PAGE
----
Welcome to the 34th edition of Log Buffer, the weekly review of the database blogosphere.
You may have heard by now of problems that the change in Daylight Saving Time presents Oracle databases and related systems. (If you haven’t heard and have some of these systems, you can start freaking out right about now.) We’ve been covering this in Log Buffer for a while, and since DST hasn’t yet arrived (it will on March 11), there are some more blogs with something to say about it.
On Yet Another Oracle DBA, Herod T. has a little rant: “Is it just me, or is oracle’s effort to wards the DST seem to be a convoluted mess of notes, readme’s, more notes and superseding items. … Easier to shut everything down over the time change, manually set the time on the server and continue from there.”
Another blogger had this to say: “As someone who was forced to write DST checking scripts for an Enterprise of 1500+ Oracle databases, let me just say how utterly weak it is that Oracle has identified a DST 2007 issues with their database and provided barely any tools to help sniff around for it. … Pathetic.”
For their part, a couple Oracle bloggers had some things to say. On the OTN Techblog, Justin Kestelyn points to Oracle’s technical document on the matter.
Likewise, Steven Chan offers some resources: a forum discussion, a metalink note, and recorded webcasts.
Let’s follow the multimedia thread to some other blog posts.
On the Firebird News blog, Cantu posted links to video of talks from the Firebird 2006 conference.
Kevin Burton’s Feed Blog offers two MySQL-specific vids: one on NDB, one on performance tuning.
MySQL She-BA Sheeri Kritzer has the ninth episode of the OurSQL podcast, with Jay Pipes about the MySQL Conference coming in April.
That’s where Kaj Arn is creating The Clash of the DB Egos, featuring several formaggi grandi of the DB world: “I will be provoking a fight about what constitutes a database, what’s the right way of doing locking, whether it ever was smart to store BLOBs in a database to begin with, and who ever needs versioning.”
Jay Pipes himself spoke up on a matter close to his heart, asking Is MySQL A Real Database? Forget That. Is MySQL A Realistic Database? “(Yesterday) Dave Dargo, advisor to Ingres, blogged about his thoughts on why indeed MySQL is not a real database. I think Dave, and thousands of other professionals in our industry, are missing the point: MySQL isn’t trying to conform to some decades-old definition of what is a ‘real’ database. Why? Because we aren’t stuck in the past; we’re forging ahead with technology, concepts, and application use cases that focus on the future, not some old mainframe, centralized behemoth IT structure.”
MySQL AB’s Roland Bouman introduces their MySQL Cluster Certification and Study Guide. “By offering a Cluster certification, we are providing an instrument for employers to recognize those professionals that are sufficiently equipped to install, design, configure, tune and monitor a MySQL 5.1 Cluster. … I expect the exam to be generally available in March 2007.”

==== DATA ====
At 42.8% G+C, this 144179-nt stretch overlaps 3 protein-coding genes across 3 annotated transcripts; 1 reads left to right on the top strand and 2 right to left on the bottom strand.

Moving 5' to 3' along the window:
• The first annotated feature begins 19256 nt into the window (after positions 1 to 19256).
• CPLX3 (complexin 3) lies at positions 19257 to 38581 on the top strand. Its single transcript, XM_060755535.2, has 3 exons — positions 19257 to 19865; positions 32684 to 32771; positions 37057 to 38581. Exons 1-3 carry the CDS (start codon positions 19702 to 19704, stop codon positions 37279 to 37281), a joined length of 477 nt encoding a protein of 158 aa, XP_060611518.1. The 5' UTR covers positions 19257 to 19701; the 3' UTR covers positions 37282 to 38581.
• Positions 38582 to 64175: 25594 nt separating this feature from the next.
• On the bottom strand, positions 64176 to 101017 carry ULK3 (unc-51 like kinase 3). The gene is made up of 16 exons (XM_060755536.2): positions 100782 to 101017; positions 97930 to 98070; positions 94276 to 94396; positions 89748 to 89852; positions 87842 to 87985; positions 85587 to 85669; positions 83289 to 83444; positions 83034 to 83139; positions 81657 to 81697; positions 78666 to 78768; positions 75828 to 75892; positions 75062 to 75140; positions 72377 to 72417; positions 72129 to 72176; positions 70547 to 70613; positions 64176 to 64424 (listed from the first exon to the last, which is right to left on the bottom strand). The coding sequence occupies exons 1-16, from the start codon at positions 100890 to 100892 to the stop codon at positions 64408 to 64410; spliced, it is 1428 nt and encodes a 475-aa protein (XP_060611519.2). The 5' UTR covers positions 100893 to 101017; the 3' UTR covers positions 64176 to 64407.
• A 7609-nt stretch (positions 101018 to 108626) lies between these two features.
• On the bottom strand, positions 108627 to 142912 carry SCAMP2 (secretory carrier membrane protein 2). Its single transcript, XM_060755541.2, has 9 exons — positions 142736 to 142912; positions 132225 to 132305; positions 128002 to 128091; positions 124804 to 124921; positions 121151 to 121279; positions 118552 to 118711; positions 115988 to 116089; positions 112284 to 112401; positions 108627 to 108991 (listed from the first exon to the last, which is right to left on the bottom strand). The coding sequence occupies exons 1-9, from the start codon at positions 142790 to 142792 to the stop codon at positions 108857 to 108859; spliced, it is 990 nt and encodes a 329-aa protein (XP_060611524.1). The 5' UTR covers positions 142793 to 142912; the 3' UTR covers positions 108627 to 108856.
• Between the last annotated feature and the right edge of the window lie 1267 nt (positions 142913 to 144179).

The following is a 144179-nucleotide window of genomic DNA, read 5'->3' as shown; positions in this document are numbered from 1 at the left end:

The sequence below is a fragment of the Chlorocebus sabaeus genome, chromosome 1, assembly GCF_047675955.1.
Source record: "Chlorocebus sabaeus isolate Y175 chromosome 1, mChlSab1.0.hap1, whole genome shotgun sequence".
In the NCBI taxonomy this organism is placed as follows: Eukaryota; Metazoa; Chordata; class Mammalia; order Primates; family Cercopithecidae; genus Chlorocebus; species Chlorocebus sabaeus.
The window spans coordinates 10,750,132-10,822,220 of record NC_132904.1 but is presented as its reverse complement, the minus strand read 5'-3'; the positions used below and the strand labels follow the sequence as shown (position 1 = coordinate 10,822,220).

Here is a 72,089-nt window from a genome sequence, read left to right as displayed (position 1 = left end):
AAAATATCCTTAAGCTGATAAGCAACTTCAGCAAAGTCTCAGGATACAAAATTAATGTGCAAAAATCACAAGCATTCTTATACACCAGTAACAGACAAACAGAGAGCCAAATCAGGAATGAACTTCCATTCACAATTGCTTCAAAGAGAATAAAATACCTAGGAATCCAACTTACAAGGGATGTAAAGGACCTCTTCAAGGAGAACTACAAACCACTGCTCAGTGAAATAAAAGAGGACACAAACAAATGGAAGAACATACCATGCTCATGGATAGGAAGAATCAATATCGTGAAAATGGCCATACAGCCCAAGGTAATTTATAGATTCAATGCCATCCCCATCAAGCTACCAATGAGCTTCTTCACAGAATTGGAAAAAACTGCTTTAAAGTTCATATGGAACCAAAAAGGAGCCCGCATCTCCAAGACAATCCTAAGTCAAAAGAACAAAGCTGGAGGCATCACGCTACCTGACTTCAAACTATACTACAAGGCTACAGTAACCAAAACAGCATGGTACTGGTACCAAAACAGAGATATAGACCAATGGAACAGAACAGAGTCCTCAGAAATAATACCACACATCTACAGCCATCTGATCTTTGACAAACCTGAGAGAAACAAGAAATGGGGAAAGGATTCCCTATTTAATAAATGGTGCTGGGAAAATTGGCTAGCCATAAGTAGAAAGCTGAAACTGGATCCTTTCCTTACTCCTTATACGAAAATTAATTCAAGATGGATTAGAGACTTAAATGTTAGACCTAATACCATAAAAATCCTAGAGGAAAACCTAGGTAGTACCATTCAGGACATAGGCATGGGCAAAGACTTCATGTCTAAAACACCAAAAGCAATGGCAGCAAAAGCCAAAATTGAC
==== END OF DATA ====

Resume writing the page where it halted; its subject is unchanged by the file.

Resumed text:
Xaprb introduces not one or two, but three tools for MySQL. 1. MySQL Table Checksum, “…a tool to efficiently verify the contents of any MySQL table in any storage engine.” 2. MySQL Duplicate Key Checker. 3. Version 1.0.0 of the MySQL Query Profiler, which he describes as the most important tool he’s written. Bravo, Xaprb!
Robin Schumacher writes that he is getting excited about PBXT, a storage engine in development: “Paul McCullagh (PBXT’s creator) has done a great job creating a stellar transactional engine for MySQL, and the new beta sports foreign keys that work like a champ.” Robin links to a full-length article he has written on PBXT.
Sergio’s blog covered the release of the Oracle Linux Test (OLT) Kit: “OLT is a version of the same test suites that are used by Oracle and its hardware partners to produce Validated Configurations. This means that now anyone putting together a Linux based single-node or clustered configuration can run it through a comprehensive set of tests and have a higher comfort level that the pieces will work together.”
Matt Asay blogs that MySQL builds BI into its stack with a new OEM partnership with JasperSoft, the result being, “…Jasper for MySQL: OEM Edition, a suite of operational reporting products that includes a high-performance interactive report server, a graphical report creation tool, and a pixel-perfect reporting system with dashboards, tables, crosstabs and charts.”
Oracle made a similar move in acquiring Hyperion Software. Mark Rittman and Curt Monash offer their views on this.
Paul Vallee notes that Oracle has finally succumbed to pressure on multi-core licensing.
On Database Soup, Josh Berkus asks, PostgreSQL makes clean sweep of DW ISVs? “(Apparently) 100% of DW appliance vendors who base their products on OSS technology, base it on PostgreSQL…Says nice things about our data warehousing capabilities. Now, to get all those vendors contributing to PostgreSQL even half as much as Greenplum does…”
Some more of DavidM’s garbage for SQL Server — a database design measure he calls The Abstraction Indicators. “The Abstraction Indicators try to measure the databases capacity to cope with change and the ‘profile’ of the database to calling applications. Abstraction in this context means to hide internal schema changes from users.”
A blog about the other IBM DBMS, Guy Bowerman’s Informix Application Development, has an item about enhancements to IDS 11.10, and a PHP based administration console called IDSAdmin.
That’s all for now. Cheers!
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